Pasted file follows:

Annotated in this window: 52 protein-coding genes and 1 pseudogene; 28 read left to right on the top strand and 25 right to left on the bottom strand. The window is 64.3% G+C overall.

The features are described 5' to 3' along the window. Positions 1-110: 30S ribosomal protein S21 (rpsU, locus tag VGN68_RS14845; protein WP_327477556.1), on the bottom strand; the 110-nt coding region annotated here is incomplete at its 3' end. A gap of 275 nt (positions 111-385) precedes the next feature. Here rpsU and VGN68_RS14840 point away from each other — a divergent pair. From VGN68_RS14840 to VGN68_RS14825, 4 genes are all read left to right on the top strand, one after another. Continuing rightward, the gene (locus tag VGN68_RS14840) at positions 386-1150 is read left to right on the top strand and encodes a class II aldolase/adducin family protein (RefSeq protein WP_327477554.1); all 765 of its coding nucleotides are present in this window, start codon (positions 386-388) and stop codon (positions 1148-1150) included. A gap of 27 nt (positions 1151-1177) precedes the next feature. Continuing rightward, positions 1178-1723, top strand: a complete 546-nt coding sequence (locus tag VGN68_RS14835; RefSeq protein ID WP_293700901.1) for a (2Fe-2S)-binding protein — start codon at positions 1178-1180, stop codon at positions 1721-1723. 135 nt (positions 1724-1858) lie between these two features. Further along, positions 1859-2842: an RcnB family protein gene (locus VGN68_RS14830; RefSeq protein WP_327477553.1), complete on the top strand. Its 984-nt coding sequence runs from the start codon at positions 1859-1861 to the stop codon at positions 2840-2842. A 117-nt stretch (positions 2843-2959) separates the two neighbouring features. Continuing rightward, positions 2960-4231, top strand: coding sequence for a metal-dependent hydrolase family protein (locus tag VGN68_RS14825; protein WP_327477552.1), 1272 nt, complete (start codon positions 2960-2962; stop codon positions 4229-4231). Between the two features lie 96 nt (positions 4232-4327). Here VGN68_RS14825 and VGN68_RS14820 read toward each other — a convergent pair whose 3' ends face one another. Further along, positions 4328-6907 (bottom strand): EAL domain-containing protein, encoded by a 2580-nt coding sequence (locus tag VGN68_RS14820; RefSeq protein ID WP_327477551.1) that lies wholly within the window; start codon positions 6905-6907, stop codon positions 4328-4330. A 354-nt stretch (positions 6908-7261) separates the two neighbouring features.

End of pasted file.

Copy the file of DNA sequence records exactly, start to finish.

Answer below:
Annotated in this window: 52 protein-coding genes and 1 pseudogene; 28 read left to right on the top strand and 25 right to left on the bottom strand. The window is 64.3% G+C overall.

The features are described 5' to 3' along the window. Positions 1-110: 30S ribosomal protein S21 (rpsU, locus tag VGN68_RS14845; protein WP_327477556.1), on the bottom strand; the 110-nt coding region annotated here is incomplete at its 3' end. A gap of 275 nt (positions 111-385) precedes the next feature. Here rpsU and VGN68_RS14840 point away from each other — a divergent pair. From VGN68_RS14840 to VGN68_RS14825, 4 genes are all read left to right on the top strand, one after another. Continuing rightward, the gene (locus tag VGN68_RS14840) at positions 386-1150 is read left to right on the top strand and encodes a class II aldolase/adducin family protein (RefSeq protein WP_327477554.1); all 765 of its coding nucleotides are present in this window, start codon (positions 386-388) and stop codon (positions 1148-1150) included. A gap of 27 nt (positions 1151-1177) precedes the next feature. Continuing rightward, positions 1178-1723, top strand: a complete 546-nt coding sequence (locus tag VGN68_RS14835; RefSeq protein ID WP_293700901.1) for a (2Fe-2S)-binding protein — start codon at positions 1178-1180, stop codon at positions 1721-1723. 135 nt (positions 1724-1858) lie between these two features. Further along, positions 1859-2842: an RcnB family protein gene (locus VGN68_RS14830; RefSeq protein WP_327477553.1), complete on the top strand. Its 984-nt coding sequence runs from the start codon at positions 1859-1861 to the stop codon at positions 2840-2842. A 117-nt stretch (positions 2843-2959) separates the two neighbouring features. Continuing rightward, positions 2960-4231, top strand: coding sequence for a metal-dependent hydrolase family protein (locus tag VGN68_RS14825; protein WP_327477552.1), 1272 nt, complete (start codon positions 2960-2962; stop codon positions 4229-4231). Between the two features lie 96 nt (positions 4232-4327). Here VGN68_RS14825 and VGN68_RS14820 read toward each other — a convergent pair whose 3' ends face one another. Further along, positions 4328-6907 (bottom strand): EAL domain-containing protein, encoded by a 2580-nt coding sequence (locus tag VGN68_RS14820; RefSeq protein ID WP_327477551.1) that lies wholly within the window; start codon positions 6905-6907, stop codon positions 4328-4330. A 354-nt stretch (positions 6908-7261) separates the two neighbouring features.